A DMV (Department of Motor Vehicles) bill of sale is an important form to keep regarding your car. You often need one to register and title your car with the state. Remember that a bill of sale is not sufficient to prove you own a vehicle―you have to obtain the title to prove ownership.
How to Write
Both buyers and sellers should obtain copies of the bill of sale with signatures from both parties. Each bill of sale should contain the following information about the transaction:
- Make, model, year, and vehicle identification number (VIN)
- Final sale price of the vehicle
- Any warranty that the parties agreed upon
- Names of the buyer and the seller
- County and state where the vehicle was sold
Including all of this information is necessary to make the sale legally sufficient. Every single vehicle has a unique VIN, which is used to help track the car for insurance and other purposes. You can find your vehicle’s VIN on the inside of the driver’s door.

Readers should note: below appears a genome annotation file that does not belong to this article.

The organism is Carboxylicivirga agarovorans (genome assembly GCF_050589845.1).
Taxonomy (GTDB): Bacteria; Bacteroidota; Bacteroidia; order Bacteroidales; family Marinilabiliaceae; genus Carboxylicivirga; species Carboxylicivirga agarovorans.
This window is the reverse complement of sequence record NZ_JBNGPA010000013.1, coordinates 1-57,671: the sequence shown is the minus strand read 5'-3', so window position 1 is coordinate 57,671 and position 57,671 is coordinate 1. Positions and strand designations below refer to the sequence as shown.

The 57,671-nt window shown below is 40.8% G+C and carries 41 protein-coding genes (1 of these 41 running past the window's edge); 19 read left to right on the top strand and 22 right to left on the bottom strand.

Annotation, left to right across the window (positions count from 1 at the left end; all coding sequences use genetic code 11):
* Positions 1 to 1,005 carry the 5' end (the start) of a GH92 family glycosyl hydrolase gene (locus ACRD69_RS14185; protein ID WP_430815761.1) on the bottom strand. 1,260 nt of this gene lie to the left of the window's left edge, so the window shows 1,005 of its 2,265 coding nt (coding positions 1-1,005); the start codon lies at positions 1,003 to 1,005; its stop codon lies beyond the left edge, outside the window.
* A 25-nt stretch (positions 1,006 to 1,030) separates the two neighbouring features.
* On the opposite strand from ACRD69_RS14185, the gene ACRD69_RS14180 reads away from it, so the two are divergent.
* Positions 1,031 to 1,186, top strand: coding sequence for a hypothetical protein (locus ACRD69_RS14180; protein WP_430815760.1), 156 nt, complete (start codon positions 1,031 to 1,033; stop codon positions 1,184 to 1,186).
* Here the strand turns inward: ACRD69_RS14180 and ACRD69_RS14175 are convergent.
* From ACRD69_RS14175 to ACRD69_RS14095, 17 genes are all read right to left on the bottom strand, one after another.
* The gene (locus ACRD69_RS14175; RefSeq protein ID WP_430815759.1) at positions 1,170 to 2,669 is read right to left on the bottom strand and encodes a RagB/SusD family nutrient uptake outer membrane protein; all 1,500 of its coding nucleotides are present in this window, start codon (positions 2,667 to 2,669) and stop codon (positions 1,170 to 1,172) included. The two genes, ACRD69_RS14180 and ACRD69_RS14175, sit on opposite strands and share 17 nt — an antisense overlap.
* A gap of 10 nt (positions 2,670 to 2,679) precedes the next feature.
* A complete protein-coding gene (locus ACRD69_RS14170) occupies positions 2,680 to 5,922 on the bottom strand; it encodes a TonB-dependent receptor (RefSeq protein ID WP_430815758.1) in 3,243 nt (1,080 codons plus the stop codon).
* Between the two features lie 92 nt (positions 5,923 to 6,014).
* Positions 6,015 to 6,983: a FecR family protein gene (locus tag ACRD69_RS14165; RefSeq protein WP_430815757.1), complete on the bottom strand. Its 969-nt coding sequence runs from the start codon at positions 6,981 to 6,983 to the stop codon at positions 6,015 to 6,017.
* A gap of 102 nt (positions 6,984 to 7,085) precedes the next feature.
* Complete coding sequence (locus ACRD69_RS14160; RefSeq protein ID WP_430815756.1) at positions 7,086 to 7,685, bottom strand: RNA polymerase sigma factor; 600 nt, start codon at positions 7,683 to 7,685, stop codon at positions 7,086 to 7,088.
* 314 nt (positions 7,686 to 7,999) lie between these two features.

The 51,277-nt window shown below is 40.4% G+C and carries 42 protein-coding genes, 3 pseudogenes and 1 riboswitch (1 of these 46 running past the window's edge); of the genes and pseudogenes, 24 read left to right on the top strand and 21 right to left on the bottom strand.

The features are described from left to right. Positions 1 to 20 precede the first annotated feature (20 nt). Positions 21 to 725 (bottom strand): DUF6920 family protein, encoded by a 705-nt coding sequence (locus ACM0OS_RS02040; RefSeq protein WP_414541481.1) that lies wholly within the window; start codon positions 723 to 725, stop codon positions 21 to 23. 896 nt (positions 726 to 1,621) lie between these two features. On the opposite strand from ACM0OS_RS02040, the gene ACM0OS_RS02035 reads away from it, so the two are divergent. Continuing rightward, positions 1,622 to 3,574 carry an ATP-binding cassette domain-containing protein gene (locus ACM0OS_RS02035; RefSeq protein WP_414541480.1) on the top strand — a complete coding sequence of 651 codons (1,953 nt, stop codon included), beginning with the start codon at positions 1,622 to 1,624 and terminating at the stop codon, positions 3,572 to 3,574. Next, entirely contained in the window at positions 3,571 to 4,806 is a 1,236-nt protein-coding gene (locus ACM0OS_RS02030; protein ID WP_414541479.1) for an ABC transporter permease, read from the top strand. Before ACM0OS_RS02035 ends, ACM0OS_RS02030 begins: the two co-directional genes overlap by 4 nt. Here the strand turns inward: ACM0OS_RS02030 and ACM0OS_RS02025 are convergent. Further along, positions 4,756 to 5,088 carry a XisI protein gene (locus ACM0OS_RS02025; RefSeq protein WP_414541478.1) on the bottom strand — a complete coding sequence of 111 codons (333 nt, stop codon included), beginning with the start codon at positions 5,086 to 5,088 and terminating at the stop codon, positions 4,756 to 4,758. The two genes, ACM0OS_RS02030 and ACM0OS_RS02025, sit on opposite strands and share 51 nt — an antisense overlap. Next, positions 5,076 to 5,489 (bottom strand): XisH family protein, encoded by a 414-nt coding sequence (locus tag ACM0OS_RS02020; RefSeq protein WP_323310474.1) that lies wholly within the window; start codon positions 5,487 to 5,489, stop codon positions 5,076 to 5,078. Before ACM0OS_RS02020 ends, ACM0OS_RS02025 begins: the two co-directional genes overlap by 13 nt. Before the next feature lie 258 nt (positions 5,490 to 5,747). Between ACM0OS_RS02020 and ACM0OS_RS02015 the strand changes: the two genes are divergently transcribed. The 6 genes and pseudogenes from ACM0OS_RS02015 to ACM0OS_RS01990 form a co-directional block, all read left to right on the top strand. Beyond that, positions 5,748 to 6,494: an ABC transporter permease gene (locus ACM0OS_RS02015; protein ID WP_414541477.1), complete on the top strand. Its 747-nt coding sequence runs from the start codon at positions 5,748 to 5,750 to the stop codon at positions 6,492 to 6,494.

Including the odometer reading will make your bill of sale more thorough and give everyone a basic idea of the vehicle’s condition, but it should not take the place of a mechanic’s inspection.
Some states may require the bill of sale to list additional information, such as the buyer and seller’s addresses and phone numbers as well, which is wise even if the state does not require it because you might need to contact the other party later regarding the vehicle’s history or another matter. The bill of sale also comes in handy if your state requires any licensing or registration fees based on the vehicle’s value. If the state agency has to estimate the value because there is no bill of sale available, you could pay more in fees than you would have to with the bill of sale.